If I were to catalog my biggest failings as a developer, it’s a carelessness around defensive programming. It’s tedious, and it takes work and forethought, and honestly, I just want to get the thing working and see the results. But I recognize it’s important, and work on developing that mindset.

Today’s anonymous submitter found some Java code that is extremely defensive.

public String bundle() {
// snip
        if (ISO8583.this == null)
            return null;
// snip
}

This code is deep down in a message parsing/constructing module, responsible for exchanging ISO 8583 messages- transactions for interacting with a payment card provider.

Now, this is the only return null in this method, and the calling code never actually checks for a null. So it’s probably pretty fortunate that this could never actually be null.

Well, “could” is perhaps too strong. It should never be null, but you’ll note here we’re using a “qualified” this. This means there’s a Java outer class involved, something like:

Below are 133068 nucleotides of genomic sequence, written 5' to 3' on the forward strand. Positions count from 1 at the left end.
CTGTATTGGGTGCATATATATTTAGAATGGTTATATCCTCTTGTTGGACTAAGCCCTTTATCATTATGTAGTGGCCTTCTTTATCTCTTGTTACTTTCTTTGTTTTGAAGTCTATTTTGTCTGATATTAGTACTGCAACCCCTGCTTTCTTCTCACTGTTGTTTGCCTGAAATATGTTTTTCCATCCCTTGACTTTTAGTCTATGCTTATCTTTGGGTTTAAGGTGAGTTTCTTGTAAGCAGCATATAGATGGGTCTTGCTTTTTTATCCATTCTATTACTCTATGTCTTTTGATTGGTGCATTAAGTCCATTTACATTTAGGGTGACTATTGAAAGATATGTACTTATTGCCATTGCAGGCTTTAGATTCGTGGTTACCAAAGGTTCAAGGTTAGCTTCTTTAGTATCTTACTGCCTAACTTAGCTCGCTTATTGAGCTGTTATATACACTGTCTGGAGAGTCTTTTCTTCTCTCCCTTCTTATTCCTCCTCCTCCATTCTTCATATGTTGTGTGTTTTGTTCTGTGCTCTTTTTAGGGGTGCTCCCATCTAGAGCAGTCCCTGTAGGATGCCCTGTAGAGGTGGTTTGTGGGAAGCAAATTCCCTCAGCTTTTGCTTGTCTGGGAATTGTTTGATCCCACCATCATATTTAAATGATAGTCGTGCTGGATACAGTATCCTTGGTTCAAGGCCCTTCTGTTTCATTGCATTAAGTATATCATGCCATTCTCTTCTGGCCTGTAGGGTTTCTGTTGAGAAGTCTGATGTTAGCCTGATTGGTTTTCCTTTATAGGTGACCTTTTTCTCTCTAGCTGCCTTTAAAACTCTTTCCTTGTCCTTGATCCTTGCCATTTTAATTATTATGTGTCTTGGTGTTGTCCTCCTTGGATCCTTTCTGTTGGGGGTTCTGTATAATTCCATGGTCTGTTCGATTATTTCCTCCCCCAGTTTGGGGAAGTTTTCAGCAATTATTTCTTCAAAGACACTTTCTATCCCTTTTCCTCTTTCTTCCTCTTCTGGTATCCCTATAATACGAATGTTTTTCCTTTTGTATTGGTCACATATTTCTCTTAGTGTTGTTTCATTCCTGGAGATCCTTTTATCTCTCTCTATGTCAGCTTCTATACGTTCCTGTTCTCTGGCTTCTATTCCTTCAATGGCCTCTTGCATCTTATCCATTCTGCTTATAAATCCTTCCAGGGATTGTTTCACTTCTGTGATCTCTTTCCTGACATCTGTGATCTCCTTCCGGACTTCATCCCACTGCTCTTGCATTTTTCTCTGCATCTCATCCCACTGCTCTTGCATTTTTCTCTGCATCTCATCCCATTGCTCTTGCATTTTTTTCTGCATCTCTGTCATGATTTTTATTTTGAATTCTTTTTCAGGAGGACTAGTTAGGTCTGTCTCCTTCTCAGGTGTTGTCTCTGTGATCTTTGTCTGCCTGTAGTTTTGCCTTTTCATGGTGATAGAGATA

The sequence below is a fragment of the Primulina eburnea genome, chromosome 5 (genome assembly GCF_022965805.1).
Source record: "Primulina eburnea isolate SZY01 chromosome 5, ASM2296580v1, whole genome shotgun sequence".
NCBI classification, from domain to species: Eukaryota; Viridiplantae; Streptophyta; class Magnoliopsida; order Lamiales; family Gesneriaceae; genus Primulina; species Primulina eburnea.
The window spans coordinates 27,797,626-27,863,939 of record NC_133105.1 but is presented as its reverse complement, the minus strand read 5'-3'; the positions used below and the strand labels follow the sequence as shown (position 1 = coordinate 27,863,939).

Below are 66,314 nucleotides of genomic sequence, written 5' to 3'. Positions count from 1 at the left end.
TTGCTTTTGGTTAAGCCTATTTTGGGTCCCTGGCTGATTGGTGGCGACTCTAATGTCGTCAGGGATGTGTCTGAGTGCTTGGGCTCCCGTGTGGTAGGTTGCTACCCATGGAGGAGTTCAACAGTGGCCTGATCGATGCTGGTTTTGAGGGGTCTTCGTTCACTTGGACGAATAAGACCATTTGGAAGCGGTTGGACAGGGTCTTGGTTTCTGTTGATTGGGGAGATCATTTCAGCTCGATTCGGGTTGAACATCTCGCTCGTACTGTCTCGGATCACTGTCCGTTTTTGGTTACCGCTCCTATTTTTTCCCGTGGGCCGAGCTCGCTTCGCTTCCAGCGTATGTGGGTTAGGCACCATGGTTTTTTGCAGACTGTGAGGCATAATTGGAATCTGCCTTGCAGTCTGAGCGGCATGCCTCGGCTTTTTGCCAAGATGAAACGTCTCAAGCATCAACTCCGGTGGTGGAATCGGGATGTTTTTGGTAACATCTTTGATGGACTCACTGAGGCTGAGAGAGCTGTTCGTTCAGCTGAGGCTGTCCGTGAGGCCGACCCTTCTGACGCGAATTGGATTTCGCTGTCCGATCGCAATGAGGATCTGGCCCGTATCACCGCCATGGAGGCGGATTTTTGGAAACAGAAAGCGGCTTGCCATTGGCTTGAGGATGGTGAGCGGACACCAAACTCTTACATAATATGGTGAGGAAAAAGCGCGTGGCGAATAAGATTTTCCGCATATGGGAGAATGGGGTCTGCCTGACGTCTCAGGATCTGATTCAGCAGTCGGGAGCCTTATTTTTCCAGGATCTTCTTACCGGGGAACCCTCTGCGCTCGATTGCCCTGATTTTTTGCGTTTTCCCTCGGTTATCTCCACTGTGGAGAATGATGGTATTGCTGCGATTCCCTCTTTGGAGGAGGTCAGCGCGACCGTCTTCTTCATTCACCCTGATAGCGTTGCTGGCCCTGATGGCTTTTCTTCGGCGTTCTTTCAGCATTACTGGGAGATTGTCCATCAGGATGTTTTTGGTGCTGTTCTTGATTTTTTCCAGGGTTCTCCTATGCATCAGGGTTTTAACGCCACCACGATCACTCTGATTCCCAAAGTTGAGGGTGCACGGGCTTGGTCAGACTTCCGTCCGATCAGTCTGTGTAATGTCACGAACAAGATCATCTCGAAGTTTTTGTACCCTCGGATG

public class ISO8583 {
  public class MyInnerClass {
    public String bundle() {
      //snip
      if (ISO8583.this == null) {
        return null;
      }
      //snip
    }
  }
}

ISO8583.this refers to an instance of the outer class, which should have a value, but if you’re doing fancy reflection things, it might be null. You can reach inside the class and explicitly set it to null, if you wanted to for some reason. But you shouldn’t be doing fancy reflection things, right? Certainly not to muck with built-in behaviors, right? It performs badly, it’s complicated, and is usually YAGNI territory or premature abstractulation.

Our anonymous submitter adds:

My only hope is that this was a result of the fact that before joining this team, a previous developer got fancy into reflection and some how accessed this function from a non-instantiated object, but the reflection code is a WTF for another time.

Of course the previous developer was doing something “clever”. The real WTF is that the null check may have actually been necessary, even if it shouldn’t have been.

The entire ISO 8583 message layer has since been rewritten, but our submitter remains haunted by the implications of this block.

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